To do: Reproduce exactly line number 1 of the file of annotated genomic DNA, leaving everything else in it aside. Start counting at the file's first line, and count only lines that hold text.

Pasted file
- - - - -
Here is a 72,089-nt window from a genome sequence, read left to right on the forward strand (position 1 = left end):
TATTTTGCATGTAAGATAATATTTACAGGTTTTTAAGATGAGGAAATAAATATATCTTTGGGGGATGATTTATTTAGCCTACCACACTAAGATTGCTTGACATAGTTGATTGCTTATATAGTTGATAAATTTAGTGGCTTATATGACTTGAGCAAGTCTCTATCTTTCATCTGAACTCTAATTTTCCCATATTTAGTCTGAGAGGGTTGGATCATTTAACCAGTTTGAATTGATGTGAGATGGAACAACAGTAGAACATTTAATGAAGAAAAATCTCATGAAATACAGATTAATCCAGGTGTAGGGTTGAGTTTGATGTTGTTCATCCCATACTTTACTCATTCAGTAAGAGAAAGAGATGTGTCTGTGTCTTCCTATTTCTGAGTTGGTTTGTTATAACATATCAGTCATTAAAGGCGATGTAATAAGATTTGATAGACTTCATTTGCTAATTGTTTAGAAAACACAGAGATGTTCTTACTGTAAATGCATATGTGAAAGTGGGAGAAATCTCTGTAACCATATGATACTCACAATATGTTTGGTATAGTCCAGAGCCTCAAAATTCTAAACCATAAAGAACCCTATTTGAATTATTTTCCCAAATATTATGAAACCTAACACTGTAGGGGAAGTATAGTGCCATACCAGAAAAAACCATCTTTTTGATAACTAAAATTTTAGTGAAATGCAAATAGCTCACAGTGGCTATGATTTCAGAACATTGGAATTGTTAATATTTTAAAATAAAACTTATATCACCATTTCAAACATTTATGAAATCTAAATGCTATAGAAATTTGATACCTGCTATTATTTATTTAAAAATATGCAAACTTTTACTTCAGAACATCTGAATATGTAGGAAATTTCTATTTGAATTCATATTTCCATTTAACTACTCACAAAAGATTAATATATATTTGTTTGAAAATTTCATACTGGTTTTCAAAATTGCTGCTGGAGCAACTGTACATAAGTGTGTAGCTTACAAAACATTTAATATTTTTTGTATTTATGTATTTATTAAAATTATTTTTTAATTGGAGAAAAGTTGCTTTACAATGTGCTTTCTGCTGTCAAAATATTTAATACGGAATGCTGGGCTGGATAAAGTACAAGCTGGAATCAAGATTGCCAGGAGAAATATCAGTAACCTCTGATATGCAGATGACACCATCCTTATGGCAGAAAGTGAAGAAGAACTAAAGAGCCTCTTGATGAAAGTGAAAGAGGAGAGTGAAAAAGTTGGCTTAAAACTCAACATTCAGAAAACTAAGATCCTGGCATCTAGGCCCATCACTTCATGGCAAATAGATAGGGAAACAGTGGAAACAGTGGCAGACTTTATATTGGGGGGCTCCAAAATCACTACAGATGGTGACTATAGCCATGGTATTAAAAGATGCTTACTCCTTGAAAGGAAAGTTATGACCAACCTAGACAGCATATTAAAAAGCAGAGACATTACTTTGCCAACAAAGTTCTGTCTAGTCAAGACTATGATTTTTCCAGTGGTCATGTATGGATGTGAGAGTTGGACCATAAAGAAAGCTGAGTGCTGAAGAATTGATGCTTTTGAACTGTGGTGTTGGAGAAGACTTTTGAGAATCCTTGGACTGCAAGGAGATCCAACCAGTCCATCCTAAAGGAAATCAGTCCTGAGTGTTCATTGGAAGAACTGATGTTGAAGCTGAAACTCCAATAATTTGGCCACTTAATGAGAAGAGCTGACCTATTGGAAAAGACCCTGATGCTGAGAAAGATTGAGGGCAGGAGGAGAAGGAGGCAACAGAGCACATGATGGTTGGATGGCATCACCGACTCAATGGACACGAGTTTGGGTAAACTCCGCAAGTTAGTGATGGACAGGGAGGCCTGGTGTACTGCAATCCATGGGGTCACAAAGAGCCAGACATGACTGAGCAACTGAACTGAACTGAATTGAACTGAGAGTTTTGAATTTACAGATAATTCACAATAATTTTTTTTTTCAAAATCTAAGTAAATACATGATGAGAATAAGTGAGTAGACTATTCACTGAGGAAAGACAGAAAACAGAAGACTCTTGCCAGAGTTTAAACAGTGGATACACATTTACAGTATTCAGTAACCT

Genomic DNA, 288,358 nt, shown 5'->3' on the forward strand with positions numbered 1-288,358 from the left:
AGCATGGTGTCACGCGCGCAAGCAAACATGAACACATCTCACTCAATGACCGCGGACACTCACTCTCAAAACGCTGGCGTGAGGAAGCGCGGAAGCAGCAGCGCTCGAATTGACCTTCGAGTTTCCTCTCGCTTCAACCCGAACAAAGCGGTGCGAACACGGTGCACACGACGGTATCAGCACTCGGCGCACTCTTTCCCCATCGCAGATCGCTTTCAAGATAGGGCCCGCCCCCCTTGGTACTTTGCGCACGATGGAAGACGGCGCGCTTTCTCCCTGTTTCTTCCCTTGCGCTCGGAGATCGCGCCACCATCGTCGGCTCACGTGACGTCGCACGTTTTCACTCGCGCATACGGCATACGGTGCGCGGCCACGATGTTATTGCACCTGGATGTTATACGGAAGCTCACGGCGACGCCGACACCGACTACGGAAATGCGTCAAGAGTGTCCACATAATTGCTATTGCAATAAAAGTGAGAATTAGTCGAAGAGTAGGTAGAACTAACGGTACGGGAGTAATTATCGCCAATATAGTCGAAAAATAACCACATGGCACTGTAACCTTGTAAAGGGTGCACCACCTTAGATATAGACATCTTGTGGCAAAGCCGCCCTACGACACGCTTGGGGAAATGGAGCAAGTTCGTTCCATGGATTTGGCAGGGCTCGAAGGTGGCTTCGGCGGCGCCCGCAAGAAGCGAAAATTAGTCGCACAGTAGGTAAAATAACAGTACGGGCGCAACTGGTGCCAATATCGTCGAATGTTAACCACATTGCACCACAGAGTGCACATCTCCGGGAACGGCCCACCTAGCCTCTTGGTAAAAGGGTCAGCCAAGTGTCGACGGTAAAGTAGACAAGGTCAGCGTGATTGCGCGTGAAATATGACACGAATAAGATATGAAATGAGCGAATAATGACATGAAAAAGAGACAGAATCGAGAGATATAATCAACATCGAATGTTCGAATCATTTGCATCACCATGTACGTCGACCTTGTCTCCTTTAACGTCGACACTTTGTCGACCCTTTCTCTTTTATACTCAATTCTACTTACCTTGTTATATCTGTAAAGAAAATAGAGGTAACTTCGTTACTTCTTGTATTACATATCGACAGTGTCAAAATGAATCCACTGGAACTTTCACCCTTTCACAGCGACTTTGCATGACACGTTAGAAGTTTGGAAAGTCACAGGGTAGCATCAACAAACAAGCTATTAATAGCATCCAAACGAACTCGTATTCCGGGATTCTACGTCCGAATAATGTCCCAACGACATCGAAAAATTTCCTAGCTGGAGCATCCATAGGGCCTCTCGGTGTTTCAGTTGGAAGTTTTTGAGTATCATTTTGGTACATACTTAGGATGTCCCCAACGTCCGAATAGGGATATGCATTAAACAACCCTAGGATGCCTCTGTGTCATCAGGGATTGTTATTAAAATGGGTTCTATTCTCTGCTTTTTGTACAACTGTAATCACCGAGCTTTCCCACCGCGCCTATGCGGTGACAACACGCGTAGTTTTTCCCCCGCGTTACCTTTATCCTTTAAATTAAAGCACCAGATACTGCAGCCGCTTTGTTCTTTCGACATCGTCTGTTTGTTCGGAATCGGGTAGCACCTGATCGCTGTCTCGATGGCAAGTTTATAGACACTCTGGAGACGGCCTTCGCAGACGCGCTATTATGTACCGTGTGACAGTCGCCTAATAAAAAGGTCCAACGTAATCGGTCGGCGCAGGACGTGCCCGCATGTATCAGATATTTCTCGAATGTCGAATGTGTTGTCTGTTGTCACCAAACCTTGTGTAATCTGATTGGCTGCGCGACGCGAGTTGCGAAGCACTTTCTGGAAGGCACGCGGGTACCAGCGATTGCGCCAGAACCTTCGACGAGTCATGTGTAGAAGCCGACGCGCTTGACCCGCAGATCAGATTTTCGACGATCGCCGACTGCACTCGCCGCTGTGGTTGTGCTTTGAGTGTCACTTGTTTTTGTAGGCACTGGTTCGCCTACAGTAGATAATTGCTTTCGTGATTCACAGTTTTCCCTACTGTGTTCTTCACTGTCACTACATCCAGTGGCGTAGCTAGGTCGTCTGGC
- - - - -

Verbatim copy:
Here is a 72,089-nt window from a genome sequence, read left to right on the forward strand (position 1 = left end):